The messaging phone is dead, long live the smart messaging phone. T-Mobile's new Motorola Charm looks like a messaging phone, feels like a messaging phone, is all cute and cuddly and made for TXTing the day away like a messaging phone.
But Charm runs Android 2.1 and has a multitouch capacitive display like a smartphone. Yeah, it's kinda charming, at least on first impression. If you set your expectations properly, that is. I got a Charm in the mail, I unboxed it and played with it for a day, and now I'm sending it to Sydney for a proper review by the proper messaging phone expert. What'd I think after my day with Charm?
- The size, shape and price are right. Charm is small enough to be cute, big enough for typing and touch-screening, and cheap enough to convince Mom to get it for you. The slightly odd, wide and almost square form factor is actually quite comfortable during both talking and typing. And at 3.9 ounces, this thing is a featherweight (but actually feels pretty solid).
- Voice quality was excellent. Motorola's Crystal Touch tech works here, just like it works on their high-end Droid phones.
- Charm's QWERTY board is totally usable. The fact that Charm isn't the absolute thinnest phone out there actually helps the thumbboard by allowing more space for both domed buttons and increased travel. Charm may not have a Touch Pro 2/Epic 4G quality keyboard, but it's really pretty good.
- On the one hand, Charm has a capacitive touch display with multitouch support. On the other hand, the display is smallish (2.8") and low-res (QVGA 320 x 240 pixels). So what you wind up with is a device that's really made for texting and calling, but can handle Web browsing and (some) apps so long as you're okay with pinching, zooming, and double tapping your way around content. When I loaded up the PhoneDog home page, all I could see was the logo in the upper left of the page. But I was able to zoom way out for an overview, zoom back in a little bit, and then pan around the page to scan the content.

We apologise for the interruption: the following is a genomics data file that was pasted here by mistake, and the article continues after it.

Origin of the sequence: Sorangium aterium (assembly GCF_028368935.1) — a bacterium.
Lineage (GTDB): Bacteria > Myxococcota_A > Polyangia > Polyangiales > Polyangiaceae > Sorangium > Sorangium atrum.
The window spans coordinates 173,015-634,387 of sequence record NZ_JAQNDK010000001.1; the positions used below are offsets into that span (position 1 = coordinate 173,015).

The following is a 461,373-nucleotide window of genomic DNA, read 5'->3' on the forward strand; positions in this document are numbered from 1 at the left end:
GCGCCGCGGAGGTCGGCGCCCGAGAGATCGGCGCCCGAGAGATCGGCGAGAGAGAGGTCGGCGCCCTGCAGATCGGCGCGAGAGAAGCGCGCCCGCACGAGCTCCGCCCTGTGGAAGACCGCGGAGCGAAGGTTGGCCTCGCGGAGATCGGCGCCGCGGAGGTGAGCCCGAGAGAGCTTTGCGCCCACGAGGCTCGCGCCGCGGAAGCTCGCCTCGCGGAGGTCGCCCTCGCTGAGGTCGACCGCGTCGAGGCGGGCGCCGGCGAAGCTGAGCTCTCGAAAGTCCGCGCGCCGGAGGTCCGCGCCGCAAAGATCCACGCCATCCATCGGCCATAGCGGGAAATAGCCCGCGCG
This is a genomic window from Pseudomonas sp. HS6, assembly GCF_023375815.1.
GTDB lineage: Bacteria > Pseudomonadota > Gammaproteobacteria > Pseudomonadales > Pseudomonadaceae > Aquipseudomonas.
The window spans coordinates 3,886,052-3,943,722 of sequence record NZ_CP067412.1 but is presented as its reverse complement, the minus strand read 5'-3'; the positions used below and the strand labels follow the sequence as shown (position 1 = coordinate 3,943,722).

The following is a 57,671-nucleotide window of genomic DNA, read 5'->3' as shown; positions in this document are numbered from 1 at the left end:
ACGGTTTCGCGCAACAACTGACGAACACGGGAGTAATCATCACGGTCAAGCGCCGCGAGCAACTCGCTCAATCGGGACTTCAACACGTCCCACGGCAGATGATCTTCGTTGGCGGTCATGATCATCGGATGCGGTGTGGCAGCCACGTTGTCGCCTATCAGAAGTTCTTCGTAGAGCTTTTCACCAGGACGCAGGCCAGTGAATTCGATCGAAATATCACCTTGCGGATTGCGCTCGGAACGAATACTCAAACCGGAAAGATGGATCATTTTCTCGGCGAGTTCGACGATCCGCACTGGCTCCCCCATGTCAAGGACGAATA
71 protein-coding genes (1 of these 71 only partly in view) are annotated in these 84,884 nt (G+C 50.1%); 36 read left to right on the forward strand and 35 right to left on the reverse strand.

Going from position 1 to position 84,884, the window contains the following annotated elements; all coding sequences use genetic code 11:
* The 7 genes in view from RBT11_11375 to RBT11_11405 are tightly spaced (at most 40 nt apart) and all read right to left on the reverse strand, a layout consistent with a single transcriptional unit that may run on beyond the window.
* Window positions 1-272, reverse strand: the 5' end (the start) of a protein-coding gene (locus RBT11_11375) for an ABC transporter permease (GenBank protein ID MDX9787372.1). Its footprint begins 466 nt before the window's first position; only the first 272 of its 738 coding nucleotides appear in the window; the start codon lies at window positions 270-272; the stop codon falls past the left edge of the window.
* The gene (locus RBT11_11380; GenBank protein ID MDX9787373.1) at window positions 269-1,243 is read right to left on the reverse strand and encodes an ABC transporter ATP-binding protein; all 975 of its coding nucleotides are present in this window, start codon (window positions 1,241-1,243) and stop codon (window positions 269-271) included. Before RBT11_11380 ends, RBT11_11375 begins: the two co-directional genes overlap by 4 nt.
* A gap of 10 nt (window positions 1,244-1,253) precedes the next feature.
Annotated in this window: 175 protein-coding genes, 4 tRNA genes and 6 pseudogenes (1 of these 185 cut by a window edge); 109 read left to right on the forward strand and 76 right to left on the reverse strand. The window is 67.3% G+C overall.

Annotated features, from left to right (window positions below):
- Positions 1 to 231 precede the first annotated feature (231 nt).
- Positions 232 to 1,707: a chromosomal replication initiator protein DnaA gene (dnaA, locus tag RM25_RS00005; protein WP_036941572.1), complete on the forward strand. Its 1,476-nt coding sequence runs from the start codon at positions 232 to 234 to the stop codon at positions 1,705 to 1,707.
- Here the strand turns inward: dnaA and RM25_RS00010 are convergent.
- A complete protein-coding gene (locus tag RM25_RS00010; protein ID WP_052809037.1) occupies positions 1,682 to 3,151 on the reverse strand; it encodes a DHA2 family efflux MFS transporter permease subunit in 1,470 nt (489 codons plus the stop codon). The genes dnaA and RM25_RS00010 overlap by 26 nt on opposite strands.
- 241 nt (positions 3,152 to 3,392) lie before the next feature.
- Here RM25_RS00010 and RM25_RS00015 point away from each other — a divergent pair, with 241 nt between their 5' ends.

- Charm's performance will never be mistaken for that of a Nexus One or Galaxy S. Moving between apps can be an exercise in patience and frustration. Don't expect to play Ashpalt 5 on this thing. But ... Know that going in and you'll be okay. Once I was in the Web browser, rendering and zooming was pretty responsive. Email, messaging, calling? All worked pretty well.
- Android 2.1. No Froyo, but you get Voice Search and Google Nav, which is pretty sweet for $80 (retail).
- MotoBlur's widgets look extra-awful on Charm's small screen.
- The phone came with two batteries, one an Extended-Life (with matching back cover) that's rated at 1170 mAh. Like I said, I only used the device for a day or so, and used the standard battery and didn't push it real hard ... But it was fine.
Alright, that's all I got for now. Charm seems like it could be a pretty good deal for a "Messaging Phone Plus" or "Text Plus Web on the Cheap" or "Gateway Drug to High-End Android" device. We'll leave it to Sydney to cast our official vote.
Until then, if you've got yourself a Charm, how are you liking it?